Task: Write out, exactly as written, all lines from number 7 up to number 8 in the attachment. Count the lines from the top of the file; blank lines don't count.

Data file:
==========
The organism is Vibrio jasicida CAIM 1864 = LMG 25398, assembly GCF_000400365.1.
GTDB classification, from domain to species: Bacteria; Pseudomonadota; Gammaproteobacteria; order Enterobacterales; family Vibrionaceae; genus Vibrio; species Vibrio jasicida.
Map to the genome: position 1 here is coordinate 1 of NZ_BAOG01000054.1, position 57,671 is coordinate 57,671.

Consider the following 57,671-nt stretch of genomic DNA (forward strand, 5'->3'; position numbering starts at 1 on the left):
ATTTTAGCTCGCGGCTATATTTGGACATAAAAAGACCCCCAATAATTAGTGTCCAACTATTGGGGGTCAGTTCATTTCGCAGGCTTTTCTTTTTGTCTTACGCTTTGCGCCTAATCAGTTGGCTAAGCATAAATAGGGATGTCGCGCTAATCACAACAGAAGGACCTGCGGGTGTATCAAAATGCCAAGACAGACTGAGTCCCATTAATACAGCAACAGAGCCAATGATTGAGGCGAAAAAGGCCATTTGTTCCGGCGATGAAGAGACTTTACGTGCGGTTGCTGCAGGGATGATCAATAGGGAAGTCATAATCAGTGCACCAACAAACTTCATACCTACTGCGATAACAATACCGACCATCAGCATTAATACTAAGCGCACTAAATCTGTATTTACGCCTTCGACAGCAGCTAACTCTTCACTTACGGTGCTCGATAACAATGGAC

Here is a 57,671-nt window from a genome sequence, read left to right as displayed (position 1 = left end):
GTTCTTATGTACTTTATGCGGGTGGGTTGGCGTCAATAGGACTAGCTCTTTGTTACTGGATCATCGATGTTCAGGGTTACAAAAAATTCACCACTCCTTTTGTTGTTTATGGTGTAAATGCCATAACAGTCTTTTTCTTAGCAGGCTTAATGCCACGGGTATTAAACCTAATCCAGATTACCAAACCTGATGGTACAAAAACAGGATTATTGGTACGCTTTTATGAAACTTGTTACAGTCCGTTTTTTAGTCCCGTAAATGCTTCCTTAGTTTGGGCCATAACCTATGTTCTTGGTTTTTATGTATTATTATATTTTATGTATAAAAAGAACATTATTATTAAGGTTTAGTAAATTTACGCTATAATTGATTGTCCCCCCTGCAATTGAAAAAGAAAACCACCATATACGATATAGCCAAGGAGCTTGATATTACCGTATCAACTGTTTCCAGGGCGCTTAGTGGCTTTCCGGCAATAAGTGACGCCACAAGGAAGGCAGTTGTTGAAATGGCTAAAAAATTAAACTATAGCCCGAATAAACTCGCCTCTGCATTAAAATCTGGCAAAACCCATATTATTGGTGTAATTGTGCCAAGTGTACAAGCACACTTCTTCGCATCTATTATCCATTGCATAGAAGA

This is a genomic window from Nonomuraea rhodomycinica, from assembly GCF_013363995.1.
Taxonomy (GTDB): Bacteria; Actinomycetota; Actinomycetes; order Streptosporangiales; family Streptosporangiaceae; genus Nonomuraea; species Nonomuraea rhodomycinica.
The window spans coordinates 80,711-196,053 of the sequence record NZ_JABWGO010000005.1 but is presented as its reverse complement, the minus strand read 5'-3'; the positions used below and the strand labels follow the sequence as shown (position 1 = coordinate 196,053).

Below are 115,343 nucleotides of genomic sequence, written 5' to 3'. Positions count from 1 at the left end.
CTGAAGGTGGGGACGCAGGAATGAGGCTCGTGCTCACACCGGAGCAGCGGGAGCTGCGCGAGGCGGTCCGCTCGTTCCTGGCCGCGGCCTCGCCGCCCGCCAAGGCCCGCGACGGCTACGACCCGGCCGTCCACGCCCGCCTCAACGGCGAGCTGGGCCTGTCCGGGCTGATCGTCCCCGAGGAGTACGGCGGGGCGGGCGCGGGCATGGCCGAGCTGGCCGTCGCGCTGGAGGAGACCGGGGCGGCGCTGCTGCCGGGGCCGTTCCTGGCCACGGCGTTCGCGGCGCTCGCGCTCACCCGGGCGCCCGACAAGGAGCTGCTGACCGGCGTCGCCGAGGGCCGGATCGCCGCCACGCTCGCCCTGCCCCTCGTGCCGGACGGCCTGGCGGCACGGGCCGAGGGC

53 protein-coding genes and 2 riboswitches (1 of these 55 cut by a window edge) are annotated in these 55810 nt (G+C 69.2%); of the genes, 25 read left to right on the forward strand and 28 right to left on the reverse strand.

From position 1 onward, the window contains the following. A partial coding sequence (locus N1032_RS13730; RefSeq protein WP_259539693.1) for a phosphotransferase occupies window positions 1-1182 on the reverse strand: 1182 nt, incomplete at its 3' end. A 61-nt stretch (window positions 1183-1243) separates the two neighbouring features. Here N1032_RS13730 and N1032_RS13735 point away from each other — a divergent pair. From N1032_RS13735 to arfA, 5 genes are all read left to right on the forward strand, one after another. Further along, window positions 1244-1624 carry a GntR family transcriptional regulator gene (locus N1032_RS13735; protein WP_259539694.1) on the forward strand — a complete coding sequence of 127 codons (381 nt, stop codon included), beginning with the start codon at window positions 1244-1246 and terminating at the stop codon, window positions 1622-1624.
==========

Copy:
GTTCTTATGTACTTTATGCGGGTGGGTTGGCGTCAATAGGACTAGCTCTTTGTTACTGGATCATCGATGTTCAGGGTTACAAAAAATTCACCACTCCTTTTGTTGTTTATGGTGTAAATGCCATAACAGTCTTTTTCTTAGCAGGCTTAATGCCACGGGTATTAAACCTAATCCAGATTACCAAACCTGATGGTACAAAAACAGGATTATTGGTACGCTTTTATGAAACTTGTTACAGTCCGTTTTTTAGTCCCGTAAATGCTTCCTTAGTTTGGGCCATAACCTATGTTCTTGGTTTTTATGTATTATTATATTTTATGTATAAAAAGAACATTATTATTAAGGTTTAGTAAATTTACGCTATAATTGATTGTCCCCCCTGCAATTGAAAAAGAAAACCACCATATACGATATAGCCAAGGAGCTTGATATTACCGTATCAACTGTTTCCAGGGCGCTTAGTGGCTTTCCGGCAATAAGTGACGCCACAAGGAAGGCAGTTGTTGAAATGGCTAAAAAATTAAACTATAGCCCGAATAAACTCGCCTCTGCATTAAAATCTGGCAAAACCCATATTATTGGTGTAATTGTGCCAAGTGTACAAGCACACTTCTTCGCATCTATTATCCATTGCATAGAAGA

This is a genomic window from Nonomuraea rhodomycinica, from assembly GCF_013363995.1.